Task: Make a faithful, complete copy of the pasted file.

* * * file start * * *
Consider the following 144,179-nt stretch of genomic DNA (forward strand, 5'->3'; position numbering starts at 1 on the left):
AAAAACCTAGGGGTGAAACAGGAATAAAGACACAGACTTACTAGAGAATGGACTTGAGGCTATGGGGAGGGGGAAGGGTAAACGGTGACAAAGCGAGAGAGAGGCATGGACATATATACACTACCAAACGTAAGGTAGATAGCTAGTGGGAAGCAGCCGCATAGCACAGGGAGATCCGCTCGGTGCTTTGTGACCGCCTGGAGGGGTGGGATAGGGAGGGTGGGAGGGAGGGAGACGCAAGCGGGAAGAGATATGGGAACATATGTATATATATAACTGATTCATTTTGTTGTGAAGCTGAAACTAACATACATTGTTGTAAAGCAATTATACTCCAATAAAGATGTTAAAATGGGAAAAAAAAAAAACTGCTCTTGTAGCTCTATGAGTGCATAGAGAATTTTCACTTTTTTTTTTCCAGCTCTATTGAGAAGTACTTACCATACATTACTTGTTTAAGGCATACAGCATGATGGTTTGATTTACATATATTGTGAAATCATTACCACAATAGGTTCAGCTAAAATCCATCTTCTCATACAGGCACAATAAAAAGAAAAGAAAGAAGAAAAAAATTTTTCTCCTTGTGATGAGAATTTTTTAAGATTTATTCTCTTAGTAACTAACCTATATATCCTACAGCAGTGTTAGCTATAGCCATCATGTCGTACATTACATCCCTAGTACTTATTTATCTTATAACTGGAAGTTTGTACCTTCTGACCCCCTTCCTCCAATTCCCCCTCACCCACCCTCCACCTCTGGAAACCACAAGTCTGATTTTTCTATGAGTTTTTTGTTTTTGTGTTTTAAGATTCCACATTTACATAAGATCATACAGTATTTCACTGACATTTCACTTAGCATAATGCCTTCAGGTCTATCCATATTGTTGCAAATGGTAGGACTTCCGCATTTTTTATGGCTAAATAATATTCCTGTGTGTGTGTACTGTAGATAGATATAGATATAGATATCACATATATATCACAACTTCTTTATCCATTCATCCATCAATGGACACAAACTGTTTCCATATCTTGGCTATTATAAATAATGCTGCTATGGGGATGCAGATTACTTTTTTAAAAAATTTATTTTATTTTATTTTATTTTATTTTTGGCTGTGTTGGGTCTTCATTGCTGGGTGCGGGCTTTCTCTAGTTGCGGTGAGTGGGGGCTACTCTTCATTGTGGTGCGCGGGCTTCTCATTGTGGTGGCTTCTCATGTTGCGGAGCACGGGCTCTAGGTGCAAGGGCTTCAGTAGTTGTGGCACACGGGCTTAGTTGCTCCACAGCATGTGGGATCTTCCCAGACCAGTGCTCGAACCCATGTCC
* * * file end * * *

Consider the following 144,179-nt stretch of genomic DNA (forward strand, 5'->3'; position numbering starts at 1 on the left):
AAAAACCTAGGGGTGAAACAGGAATAAAGACACAGACTTACTAGAGAATGGACTTGAGGCTATGGGGAGGGGGAAGGGTAAACGGTGACAAAGCGAGAGAGAGGCATGGACATATATACACTACCAAACGTAAGGTAGATAGCTAGTGGGAAGCAGCCGCATAGCACAGGGAGATCCGCTCGGTGCTTTGTGACCGCCTGGAGGGGTGGGATAGGGAGGGTGGGAGGGAGGGAGACGCAAGCGGGAAGAGATATGGGAACATATGTATATATATAACTGATTCATTTTGTTGTGAAGCTGAAACTAACATACATTGTTGTAAAGCAATTATACTCCAATAAAGATGTTAAAATGGGAAAAAAAAAAAACTGCTCTTGTAGCTCTATGAGTGCATAGAGAATTTTCACTTTTTTTTTTCCAGCTCTATTGAGAAGTACTTACCATACATTACTTGTTTAAGGCATACAGCATGATGGTTTGATTTACATATATTGTGAAATCATTACCACAATAGGTTCAGCTAAAATCCATCTTCTCATACAGGCACAATAAAAAGAAAAGAAAGAAGAAAAAAATTTTTCTCCTTGTGATGAGAATTTTTTAAGATTTATTCTCTTAGTAACTAACCTATATATCCTACAGCAGTGTTAGCTATAGCCATCATGTCGTACATTACATCCCTAGTACTTATTTATCTTATAACTGGAAGTTTGTACCTTCTGACCCCCTTCCTCCAATTCCCCCTCACCCACCCTCCACCTCTGGAAACCACAAGTCTGATTTTTCTATGAGTTTTTTGTTTTTGTGTTTTAAGATTCCACATTTACATAAGATCATACAGTATTTCACTGACATTTCACTTAGCATAATGCCTTCAGGTCTATCCATATTGTTGCAAATGGTAGGACTTCCGCATTTTTTATGGCTAAATAATATTCCTGTGTGTGTGTACTGTAGATAGATATAGATATAGATATCACATATATATCACAACTTCTTTATCCATTCATCCATCAATGGACACAAACTGTTTCCATATCTTGGCTATTATAAATAATGCTGCTATGGGGATGCAGATTACTTTTTTAAAAAATTTATTTTATTTTATTTTATTTTATTTTTGGCTGTGTTGGGTCTTCATTGCTGGGTGCGGGCTTTCTCTAGTTGCGGTGAGTGGGGGCTACTCTTCATTGTGGTGCGCGGGCTTCTCATTGTGGTGGCTTCTCATGTTGCGGAGCACGGGCTCTAGGTGCAAGGGCTTCAGTAGTTGTGGCACACGGGCTTAGTTGCTCCACAGCATGTGGGATCTTCCCAGACCAGTGCTCGAACCCATGTCC